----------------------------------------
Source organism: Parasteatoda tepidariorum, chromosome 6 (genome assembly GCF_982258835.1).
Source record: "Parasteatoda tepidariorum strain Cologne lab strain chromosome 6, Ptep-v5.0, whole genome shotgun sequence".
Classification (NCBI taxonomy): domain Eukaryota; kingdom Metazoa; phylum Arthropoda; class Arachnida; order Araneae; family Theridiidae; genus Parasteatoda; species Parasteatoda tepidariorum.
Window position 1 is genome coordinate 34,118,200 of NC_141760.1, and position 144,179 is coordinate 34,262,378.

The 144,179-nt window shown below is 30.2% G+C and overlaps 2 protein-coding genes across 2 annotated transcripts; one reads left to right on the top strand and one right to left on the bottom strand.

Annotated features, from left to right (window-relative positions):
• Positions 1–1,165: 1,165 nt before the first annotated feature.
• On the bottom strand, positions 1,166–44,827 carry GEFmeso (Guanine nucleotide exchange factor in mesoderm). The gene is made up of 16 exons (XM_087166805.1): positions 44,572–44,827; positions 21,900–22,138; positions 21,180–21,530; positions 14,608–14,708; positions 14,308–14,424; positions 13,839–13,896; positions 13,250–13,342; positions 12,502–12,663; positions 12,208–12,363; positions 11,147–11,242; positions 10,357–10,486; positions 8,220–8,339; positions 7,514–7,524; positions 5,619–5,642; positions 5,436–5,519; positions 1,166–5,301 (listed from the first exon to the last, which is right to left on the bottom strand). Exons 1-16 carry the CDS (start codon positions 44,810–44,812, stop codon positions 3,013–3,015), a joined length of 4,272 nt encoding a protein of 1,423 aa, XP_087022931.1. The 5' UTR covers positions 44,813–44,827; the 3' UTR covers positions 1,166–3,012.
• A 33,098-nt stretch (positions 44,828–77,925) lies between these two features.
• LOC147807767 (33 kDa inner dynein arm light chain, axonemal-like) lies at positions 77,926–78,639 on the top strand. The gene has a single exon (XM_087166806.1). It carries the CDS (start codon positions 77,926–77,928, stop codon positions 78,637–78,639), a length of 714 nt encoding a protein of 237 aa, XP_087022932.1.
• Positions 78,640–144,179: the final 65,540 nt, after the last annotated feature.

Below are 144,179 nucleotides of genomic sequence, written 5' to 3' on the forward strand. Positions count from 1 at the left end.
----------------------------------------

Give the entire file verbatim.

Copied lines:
Source organism: Parasteatoda tepidariorum, chromosome 6 (genome assembly GCF_982258835.1).
Source record: "Parasteatoda tepidariorum strain Cologne lab strain chromosome 6, Ptep-v5.0, whole genome shotgun sequence".
Classification (NCBI taxonomy): domain Eukaryota; kingdom Metazoa; phylum Arthropoda; class Arachnida; order Araneae; family Theridiidae; genus Parasteatoda; species Parasteatoda tepidariorum.
Window position 1 is genome coordinate 34,118,200 of NC_141760.1, and position 144,179 is coordinate 34,262,378.

The 144,179-nt window shown below is 30.2% G+C and overlaps 2 protein-coding genes across 2 annotated transcripts; one reads left to right on the top strand and one right to left on the bottom strand.

Annotated features, from left to right (window-relative positions):
• Positions 1–1,165: 1,165 nt before the first annotated feature.
• On the bottom strand, positions 1,166–44,827 carry GEFmeso (Guanine nucleotide exchange factor in mesoderm). The gene is made up of 16 exons (XM_087166805.1): positions 44,572–44,827; positions 21,900–22,138; positions 21,180–21,530; positions 14,608–14,708; positions 14,308–14,424; positions 13,839–13,896; positions 13,250–13,342; positions 12,502–12,663; positions 12,208–12,363; positions 11,147–11,242; positions 10,357–10,486; positions 8,220–8,339; positions 7,514–7,524; positions 5,619–5,642; positions 5,436–5,519; positions 1,166–5,301 (listed from the first exon to the last, which is right to left on the bottom strand). Exons 1-16 carry the CDS (start codon positions 44,810–44,812, stop codon positions 3,013–3,015), a joined length of 4,272 nt encoding a protein of 1,423 aa, XP_087022931.1. The 5' UTR covers positions 44,813–44,827; the 3' UTR covers positions 1,166–3,012.
• A 33,098-nt stretch (positions 44,828–77,925) lies between these two features.
• LOC147807767 (33 kDa inner dynein arm light chain, axonemal-like) lies at positions 77,926–78,639 on the top strand. The gene has a single exon (XM_087166806.1). It carries the CDS (start codon positions 77,926–77,928, stop codon positions 78,637–78,639), a length of 714 nt encoding a protein of 237 aa, XP_087022932.1.
• Positions 78,640–144,179: the final 65,540 nt, after the last annotated feature.

Below are 144,179 nucleotides of genomic sequence, written 5' to 3' on the forward strand. Positions count from 1 at the left end.